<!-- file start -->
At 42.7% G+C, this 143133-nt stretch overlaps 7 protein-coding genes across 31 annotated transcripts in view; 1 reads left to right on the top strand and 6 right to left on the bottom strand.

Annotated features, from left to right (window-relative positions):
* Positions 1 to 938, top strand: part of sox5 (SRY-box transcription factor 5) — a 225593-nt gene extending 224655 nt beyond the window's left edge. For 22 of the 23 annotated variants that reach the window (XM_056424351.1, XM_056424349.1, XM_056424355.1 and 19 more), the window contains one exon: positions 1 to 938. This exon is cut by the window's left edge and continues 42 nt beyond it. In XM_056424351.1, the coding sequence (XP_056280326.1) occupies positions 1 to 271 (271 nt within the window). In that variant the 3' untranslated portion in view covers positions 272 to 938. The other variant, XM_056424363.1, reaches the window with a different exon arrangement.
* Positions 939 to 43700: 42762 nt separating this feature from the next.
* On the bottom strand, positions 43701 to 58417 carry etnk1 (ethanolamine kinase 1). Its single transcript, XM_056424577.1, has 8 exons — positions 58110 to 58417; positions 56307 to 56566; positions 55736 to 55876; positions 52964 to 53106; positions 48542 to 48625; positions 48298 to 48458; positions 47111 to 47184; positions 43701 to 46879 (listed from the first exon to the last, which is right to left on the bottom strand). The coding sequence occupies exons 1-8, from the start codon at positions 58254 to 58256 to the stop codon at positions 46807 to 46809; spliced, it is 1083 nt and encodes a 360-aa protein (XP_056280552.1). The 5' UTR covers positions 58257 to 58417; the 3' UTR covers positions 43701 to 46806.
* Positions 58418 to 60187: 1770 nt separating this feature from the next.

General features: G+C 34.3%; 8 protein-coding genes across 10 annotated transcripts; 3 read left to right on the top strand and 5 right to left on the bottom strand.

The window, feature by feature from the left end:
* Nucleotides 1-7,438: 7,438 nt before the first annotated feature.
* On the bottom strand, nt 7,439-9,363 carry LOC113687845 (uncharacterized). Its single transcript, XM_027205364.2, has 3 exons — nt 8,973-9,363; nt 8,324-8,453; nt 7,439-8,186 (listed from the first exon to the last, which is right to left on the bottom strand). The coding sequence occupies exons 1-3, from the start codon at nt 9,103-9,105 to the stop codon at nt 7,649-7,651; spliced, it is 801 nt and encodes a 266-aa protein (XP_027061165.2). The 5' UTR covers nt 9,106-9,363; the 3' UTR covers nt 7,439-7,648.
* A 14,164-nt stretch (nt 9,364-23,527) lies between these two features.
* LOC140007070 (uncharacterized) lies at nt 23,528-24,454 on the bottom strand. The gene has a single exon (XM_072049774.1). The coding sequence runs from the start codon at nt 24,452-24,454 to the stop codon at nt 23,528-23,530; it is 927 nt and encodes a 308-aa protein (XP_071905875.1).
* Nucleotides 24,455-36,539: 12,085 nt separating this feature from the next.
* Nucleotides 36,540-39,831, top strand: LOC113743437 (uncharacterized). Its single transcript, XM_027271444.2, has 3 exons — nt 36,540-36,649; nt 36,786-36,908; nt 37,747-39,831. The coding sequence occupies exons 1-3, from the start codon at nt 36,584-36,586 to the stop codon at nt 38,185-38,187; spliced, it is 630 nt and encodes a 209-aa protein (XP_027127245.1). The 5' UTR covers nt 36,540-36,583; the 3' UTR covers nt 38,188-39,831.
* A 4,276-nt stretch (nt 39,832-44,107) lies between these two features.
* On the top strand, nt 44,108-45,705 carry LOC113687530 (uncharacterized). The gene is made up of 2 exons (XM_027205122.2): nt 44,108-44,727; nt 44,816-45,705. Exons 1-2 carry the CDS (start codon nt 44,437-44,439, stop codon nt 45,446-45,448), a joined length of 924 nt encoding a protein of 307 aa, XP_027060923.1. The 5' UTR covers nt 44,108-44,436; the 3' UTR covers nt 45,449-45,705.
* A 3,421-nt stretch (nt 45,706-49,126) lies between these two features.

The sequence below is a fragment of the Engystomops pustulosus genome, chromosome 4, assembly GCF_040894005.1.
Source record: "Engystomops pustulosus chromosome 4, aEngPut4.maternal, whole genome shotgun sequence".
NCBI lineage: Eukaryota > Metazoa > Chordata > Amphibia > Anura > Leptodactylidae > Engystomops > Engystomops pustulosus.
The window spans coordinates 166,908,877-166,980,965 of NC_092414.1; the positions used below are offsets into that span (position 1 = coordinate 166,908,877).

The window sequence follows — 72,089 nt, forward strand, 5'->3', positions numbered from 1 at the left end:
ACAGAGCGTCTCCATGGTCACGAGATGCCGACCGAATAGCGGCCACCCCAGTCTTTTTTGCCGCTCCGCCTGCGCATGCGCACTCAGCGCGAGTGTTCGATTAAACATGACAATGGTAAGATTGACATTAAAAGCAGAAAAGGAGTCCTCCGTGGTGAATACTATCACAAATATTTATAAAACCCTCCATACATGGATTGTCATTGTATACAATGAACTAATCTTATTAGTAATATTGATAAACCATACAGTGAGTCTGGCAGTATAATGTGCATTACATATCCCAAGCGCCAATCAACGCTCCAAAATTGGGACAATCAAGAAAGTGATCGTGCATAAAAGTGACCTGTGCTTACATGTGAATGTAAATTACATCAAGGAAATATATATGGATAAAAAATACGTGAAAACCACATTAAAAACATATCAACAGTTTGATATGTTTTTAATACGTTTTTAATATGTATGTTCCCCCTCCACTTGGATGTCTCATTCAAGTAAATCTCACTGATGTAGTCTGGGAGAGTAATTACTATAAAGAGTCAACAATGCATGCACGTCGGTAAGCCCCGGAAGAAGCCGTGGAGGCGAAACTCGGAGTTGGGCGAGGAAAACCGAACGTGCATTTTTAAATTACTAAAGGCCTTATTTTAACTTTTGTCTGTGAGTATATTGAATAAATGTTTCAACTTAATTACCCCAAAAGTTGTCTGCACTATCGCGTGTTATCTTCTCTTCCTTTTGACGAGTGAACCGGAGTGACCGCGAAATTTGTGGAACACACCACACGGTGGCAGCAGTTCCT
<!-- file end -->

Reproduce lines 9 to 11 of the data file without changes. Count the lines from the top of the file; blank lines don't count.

* Nucleotides 1-7,438: 7,438 nt before the first annotated feature.
* On the bottom strand, nt 7,439-9,363 carry LOC113687845 (uncharacterized). Its single transcript, XM_027205364.2, has 3 exons — nt 8,973-9,363; nt 8,324-8,453; nt 7,439-8,186 (listed from the first exon to the last, which is right to left on the bottom strand). The coding sequence occupies exons 1-3, from the start codon at nt 9,103-9,105 to the stop codon at nt 7,649-7,651; spliced, it is 801 nt and encodes a 266-aa protein (XP_027061165.2). The 5' UTR covers nt 9,106-9,363; the 3' UTR covers nt 7,439-7,648.
* A 14,164-nt stretch (nt 9,364-23,527) lies between these two features.